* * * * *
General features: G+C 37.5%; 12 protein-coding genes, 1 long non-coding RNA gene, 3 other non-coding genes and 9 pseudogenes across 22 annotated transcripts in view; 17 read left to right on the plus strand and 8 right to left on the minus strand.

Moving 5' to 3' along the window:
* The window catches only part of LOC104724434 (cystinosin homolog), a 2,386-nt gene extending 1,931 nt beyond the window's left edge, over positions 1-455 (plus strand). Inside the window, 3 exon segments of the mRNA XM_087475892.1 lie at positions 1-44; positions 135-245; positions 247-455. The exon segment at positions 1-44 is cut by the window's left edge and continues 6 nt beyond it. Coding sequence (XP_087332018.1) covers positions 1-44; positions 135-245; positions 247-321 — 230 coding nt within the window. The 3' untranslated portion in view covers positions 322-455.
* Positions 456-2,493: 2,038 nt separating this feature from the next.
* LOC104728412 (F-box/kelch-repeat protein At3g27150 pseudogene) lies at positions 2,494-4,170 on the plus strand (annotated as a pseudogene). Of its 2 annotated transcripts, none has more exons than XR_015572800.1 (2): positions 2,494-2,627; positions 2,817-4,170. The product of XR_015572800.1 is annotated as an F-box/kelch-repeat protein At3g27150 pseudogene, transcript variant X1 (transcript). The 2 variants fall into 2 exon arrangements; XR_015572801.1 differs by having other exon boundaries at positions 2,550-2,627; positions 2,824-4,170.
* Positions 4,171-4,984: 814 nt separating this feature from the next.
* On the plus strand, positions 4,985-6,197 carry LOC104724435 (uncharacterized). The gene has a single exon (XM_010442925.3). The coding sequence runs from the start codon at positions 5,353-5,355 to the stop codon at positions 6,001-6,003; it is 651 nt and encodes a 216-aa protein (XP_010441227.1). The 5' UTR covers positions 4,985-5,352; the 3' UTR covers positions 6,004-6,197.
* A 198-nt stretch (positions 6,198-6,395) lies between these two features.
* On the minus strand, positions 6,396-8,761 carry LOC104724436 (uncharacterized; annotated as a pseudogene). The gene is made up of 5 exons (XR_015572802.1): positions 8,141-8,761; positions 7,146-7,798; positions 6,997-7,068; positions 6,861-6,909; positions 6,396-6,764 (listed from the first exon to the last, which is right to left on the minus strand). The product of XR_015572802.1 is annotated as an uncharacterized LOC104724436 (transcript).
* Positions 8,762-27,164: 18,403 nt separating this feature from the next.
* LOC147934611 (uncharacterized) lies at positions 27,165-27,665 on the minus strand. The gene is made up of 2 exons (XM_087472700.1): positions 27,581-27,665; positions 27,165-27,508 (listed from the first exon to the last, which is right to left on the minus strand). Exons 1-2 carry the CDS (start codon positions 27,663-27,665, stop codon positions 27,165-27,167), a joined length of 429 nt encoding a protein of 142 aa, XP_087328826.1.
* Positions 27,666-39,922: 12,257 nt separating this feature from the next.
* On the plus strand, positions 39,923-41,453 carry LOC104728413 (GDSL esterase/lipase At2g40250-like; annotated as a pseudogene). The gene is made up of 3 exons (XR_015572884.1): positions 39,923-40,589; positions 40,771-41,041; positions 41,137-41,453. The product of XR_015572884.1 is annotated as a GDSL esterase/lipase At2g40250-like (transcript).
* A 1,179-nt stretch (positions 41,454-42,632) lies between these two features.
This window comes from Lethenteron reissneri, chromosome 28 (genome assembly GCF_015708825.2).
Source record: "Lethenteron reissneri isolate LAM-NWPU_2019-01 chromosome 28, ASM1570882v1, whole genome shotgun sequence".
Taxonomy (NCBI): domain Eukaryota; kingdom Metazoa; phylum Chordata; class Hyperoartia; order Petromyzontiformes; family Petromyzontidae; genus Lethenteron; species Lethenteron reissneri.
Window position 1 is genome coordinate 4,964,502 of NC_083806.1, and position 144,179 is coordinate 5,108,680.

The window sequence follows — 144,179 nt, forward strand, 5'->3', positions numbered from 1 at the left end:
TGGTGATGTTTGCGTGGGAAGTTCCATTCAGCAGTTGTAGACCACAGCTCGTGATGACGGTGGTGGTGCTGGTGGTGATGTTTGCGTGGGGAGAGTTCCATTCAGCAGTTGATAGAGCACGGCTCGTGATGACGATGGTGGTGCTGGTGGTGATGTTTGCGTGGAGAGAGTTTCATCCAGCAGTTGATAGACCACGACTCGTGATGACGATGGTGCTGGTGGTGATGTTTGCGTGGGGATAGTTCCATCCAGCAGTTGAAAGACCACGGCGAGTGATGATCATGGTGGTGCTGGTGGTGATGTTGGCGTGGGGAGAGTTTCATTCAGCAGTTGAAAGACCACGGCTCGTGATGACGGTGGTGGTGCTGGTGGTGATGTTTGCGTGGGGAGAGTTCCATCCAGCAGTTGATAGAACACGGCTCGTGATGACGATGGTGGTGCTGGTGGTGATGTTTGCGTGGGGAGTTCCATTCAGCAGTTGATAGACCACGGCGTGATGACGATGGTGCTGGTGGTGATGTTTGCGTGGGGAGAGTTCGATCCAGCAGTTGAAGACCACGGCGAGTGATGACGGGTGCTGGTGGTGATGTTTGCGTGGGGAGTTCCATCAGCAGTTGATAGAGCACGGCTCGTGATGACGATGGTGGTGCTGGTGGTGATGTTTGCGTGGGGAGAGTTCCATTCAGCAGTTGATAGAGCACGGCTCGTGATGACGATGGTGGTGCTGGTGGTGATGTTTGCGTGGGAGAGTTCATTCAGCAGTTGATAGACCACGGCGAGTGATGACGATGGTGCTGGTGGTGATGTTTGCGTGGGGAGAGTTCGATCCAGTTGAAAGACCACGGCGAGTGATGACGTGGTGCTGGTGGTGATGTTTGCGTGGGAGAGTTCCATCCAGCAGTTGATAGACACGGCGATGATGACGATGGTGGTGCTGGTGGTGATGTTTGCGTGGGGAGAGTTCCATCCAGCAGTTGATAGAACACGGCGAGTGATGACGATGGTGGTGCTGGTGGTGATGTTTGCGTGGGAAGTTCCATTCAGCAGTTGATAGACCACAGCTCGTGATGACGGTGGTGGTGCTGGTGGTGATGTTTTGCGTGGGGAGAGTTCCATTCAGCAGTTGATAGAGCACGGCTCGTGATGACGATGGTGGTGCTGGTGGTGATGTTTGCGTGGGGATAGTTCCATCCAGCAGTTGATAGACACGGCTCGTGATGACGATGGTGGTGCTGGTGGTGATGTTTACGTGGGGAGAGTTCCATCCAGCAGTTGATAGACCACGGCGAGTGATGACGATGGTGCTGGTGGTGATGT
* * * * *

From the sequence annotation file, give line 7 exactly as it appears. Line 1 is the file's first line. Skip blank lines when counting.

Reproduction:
* On the plus strand, positions 4,985-6,197 carry LOC104724435 (uncharacterized). The gene has a single exon (XM_010442925.3). The coding sequence runs from the start codon at positions 5,353-5,355 to the stop codon at positions 6,001-6,003; it is 651 nt and encodes a 216-aa protein (XP_010441227.1). The 5' UTR covers positions 4,985-5,352; the 3' UTR covers positions 6,004-6,197.